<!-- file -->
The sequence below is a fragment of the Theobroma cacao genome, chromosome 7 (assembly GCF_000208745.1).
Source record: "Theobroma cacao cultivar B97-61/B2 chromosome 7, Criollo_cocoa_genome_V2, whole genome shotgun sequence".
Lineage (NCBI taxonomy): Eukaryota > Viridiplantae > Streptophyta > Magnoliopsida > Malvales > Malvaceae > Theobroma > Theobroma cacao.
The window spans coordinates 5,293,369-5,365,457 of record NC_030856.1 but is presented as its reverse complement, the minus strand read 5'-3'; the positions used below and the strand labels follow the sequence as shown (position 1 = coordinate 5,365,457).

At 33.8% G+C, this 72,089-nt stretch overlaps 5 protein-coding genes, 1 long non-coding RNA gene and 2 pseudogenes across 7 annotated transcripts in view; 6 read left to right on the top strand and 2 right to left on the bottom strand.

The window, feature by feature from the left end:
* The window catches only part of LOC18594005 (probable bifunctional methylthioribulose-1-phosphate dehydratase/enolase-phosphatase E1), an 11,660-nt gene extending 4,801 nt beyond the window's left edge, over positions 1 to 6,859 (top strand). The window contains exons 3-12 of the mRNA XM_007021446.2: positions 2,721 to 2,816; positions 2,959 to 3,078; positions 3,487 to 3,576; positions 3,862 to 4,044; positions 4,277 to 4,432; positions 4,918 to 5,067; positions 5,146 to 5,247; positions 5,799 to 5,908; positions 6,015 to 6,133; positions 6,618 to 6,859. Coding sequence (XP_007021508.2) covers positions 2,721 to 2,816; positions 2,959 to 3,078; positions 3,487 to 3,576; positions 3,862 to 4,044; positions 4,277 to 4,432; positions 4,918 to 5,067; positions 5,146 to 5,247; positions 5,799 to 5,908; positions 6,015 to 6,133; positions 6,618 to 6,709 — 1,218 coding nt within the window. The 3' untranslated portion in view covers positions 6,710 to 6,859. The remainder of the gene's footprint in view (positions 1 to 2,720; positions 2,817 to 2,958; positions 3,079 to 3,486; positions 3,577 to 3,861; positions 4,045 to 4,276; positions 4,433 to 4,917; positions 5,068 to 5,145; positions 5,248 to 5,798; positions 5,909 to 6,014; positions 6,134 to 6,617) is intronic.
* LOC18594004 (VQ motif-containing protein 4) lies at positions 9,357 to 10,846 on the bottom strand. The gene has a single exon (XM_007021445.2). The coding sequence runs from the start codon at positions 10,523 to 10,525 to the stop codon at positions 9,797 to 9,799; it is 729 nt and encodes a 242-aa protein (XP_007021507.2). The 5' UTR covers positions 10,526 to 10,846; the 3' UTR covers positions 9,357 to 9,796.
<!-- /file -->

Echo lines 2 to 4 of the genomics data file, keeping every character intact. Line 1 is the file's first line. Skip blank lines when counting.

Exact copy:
Source record: "Theobroma cacao cultivar B97-61/B2 chromosome 7, Criollo_cocoa_genome_V2, whole genome shotgun sequence".
Lineage (NCBI taxonomy): Eukaryota > Viridiplantae > Streptophyta > Magnoliopsida > Malvales > Malvaceae > Theobroma > Theobroma cacao.
The window spans coordinates 5,293,369-5,365,457 of record NC_030856.1 but is presented as its reverse complement, the minus strand read 5'-3'; the positions used below and the strand labels follow the sequence as shown (position 1 = coordinate 5,365,457).